Greek bonds fly off the shelves

greek strikes
Public and private sector workers went on strike Wednesday to protest at harsh austerity measures even as Greece was marketing its first international bond issue in four years.

Yes, you read that right. Greece has sold new bonds to international investors for the first time since its economy collapsed four years ago.

The Greek Finance Ministry said Thursday that it raised €3 billion ($4.2 billion) by selling 5-year bonds, its first debt issue since the eurozone country received €240 billion of bailout loans from the European Union and International Monetary Fund.

Demand was robust. Investors were ready to buy as much as €20 billion, analysts said.

It's been a long and painful road to recovery for Greece. In a bid to stabilize its finances, the government has implemented deep spending cuts, sending unemployment rocketing to 27% -- nearly six in every 10 workers under the age of 24 are without a job.

Related: Greek bonds: Europe's hidden gem?

The economy has shrunk by more than a fifth since the crisis began, and prices are falling for a second year running.

Social and political tensions are still running high. Many workers took part in a nationwide strike Wednesday to protest against the austerity measures, and a car bomb exploded outside the country's central bank Thursday.

The tough approach will have to continue for years, given Greece's debt burden is expected to hit 175% of GDP this year. That's way above the level the IMF considers sustainable in the long term.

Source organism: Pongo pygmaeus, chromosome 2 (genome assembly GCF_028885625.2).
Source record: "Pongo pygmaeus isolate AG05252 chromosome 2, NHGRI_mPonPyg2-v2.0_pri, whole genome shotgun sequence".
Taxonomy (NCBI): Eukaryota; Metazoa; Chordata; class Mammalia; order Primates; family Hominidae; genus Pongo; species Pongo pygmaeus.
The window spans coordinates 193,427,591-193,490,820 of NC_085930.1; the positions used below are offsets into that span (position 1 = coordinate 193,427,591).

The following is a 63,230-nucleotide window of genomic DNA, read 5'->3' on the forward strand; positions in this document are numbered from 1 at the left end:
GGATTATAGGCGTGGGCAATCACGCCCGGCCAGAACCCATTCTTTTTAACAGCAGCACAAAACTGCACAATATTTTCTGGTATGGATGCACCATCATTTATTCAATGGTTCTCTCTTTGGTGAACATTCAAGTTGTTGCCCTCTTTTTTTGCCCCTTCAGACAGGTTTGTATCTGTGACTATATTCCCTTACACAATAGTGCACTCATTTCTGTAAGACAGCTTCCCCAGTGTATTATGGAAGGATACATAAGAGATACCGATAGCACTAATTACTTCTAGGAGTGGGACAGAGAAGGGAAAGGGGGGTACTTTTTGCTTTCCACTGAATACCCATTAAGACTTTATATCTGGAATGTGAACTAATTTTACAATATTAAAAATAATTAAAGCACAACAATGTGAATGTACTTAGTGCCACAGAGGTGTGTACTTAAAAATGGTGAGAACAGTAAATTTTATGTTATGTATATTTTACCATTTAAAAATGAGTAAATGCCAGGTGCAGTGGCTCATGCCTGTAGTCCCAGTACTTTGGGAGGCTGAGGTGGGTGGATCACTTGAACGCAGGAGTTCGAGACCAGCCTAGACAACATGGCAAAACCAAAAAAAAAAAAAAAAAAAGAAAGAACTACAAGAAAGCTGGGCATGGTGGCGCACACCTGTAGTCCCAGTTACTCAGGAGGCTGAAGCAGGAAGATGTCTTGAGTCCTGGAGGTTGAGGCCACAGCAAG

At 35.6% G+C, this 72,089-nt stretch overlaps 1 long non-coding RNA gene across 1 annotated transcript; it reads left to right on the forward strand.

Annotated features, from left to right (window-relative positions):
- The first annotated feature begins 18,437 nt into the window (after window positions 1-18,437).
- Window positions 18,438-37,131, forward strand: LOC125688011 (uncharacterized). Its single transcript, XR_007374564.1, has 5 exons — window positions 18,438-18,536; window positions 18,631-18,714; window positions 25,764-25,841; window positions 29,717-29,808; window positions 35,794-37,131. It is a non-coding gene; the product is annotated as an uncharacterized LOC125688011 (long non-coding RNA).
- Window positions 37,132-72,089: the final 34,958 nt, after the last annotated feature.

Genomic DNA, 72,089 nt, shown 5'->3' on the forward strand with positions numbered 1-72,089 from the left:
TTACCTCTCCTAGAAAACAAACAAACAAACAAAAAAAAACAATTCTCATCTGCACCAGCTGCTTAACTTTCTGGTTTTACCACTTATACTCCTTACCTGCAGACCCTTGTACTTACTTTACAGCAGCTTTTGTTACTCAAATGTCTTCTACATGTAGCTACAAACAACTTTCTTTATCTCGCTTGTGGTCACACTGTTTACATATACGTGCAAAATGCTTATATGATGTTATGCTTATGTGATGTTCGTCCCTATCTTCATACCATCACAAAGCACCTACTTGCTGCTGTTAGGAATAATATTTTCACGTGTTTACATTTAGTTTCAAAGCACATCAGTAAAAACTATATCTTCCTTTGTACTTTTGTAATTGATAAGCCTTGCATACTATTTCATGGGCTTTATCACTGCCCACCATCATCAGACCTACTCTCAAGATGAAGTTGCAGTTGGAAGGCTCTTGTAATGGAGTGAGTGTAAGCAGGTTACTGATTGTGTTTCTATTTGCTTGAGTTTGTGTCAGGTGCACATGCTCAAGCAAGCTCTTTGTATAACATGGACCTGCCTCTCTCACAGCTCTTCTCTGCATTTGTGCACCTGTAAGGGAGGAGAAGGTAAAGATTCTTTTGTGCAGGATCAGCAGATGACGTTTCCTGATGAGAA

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Still, the successful bond sale is the latest example of the dramatic change in fortune for Greece, and other weak eurozone economies, at least in the eyes of international investors.

Analysts said Greece had promised investors a return of 4.95% on the bonds sold Thursday, just a fraction of the peak yields seen during the crisis. Borrowing costs for Ireland, Portugal, Italy and Spain have also plummeted recently, slashing the premium they need to offer over 'core' eurozone countries, such as Germany.

Related: Europe sees first growth since 2011

Although Greece's sovereign debt rating is deep in junk territory, investors appear willing to buy the 5-year notes because they will mature way before any of the bailout loans start to come due, and also because there's much less risk of a repeat of 2012's haircut for investors.

Furthermore, the bonds also offer a decent yield in a low interest rate world.

"Central banks around the world have turned investors into desperate yield junkies, so 4.95% seems worth it," noted Kathleen Brooks, research director at

Ireland, which last December became the first eurozone country to exit its bailout program, sold €1 billion of 10-year bonds at a record low yield of 2.9%. Demand was nearly three times the amount offered.

National economic reforms, together with Europe's resolve to hold the single currency together and the European Central Bank's readiness to use Fed-style quantitative easing if necessary, have helped drive the sentiment turnaround.

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